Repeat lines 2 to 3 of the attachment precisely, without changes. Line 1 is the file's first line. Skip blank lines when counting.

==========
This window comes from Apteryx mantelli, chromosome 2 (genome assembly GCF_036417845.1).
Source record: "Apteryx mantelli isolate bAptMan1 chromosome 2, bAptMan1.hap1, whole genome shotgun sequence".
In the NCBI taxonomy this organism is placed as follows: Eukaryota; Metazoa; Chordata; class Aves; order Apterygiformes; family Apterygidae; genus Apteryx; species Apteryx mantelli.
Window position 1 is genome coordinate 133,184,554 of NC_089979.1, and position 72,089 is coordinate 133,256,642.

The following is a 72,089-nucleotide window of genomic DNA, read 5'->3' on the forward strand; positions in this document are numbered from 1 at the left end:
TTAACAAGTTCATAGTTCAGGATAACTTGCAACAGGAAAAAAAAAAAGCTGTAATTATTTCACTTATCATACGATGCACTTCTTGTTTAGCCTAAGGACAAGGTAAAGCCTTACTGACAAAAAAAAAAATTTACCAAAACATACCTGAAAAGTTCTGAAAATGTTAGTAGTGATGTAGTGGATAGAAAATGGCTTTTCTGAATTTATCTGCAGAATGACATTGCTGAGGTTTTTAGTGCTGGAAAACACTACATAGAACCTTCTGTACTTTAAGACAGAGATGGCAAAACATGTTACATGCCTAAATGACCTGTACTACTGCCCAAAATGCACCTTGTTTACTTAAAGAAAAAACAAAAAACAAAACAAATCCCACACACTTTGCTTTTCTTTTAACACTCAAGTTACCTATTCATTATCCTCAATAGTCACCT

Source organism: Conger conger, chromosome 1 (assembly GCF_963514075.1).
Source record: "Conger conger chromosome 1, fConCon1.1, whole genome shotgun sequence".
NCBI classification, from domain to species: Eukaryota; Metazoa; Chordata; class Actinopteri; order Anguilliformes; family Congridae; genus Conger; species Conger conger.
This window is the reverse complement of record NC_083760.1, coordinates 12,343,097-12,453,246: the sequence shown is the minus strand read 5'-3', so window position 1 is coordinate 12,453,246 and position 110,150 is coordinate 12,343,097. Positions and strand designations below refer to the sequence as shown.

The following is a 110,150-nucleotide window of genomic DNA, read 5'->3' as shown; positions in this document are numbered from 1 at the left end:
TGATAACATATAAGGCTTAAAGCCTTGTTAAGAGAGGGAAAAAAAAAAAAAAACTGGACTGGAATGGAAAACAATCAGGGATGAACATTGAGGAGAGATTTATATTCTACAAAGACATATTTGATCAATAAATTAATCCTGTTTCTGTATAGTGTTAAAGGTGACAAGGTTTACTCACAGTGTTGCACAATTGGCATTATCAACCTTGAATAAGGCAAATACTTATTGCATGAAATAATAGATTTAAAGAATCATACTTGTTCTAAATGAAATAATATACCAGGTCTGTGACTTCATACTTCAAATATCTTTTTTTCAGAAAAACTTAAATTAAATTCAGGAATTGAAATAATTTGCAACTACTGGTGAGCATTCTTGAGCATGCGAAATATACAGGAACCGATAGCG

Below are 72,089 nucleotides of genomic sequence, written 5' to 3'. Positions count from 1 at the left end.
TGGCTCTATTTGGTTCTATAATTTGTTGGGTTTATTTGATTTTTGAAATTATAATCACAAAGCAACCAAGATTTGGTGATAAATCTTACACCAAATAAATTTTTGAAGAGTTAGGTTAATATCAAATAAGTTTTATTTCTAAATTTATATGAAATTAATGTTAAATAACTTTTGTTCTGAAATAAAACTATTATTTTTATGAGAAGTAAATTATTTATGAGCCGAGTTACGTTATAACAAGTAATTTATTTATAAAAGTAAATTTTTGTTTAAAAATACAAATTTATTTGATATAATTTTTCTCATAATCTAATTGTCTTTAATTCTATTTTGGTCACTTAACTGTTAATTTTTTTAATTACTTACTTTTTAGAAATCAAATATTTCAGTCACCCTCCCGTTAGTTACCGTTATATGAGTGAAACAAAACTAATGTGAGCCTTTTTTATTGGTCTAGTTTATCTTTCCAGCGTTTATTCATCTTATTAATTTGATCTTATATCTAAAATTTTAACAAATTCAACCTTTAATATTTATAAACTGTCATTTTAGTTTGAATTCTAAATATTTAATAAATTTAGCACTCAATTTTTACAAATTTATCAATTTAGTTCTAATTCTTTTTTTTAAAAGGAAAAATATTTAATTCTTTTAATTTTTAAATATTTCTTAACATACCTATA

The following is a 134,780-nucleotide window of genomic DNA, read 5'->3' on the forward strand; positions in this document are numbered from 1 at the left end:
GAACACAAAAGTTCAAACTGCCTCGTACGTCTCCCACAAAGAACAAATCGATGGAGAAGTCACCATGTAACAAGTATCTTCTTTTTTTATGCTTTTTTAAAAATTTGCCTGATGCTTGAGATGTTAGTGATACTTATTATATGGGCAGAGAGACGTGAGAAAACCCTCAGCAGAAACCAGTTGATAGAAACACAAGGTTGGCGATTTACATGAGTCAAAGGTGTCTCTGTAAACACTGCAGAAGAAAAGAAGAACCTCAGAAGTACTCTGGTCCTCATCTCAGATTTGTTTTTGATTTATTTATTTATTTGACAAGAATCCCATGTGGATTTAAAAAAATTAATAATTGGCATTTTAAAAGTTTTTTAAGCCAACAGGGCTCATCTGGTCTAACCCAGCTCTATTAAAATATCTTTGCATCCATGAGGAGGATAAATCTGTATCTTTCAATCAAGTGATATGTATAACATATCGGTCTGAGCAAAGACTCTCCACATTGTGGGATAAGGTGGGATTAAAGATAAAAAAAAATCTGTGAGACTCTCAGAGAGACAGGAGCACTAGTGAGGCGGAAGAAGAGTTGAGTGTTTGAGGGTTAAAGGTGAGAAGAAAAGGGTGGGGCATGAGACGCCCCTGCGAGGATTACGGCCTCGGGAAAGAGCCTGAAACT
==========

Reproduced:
Source record: "Apteryx mantelli isolate bAptMan1 chromosome 2, bAptMan1.hap1, whole genome shotgun sequence".
In the NCBI taxonomy this organism is placed as follows: Eukaryota; Metazoa; Chordata; class Aves; order Apterygiformes; family Apterygidae; genus Apteryx; species Apteryx mantelli.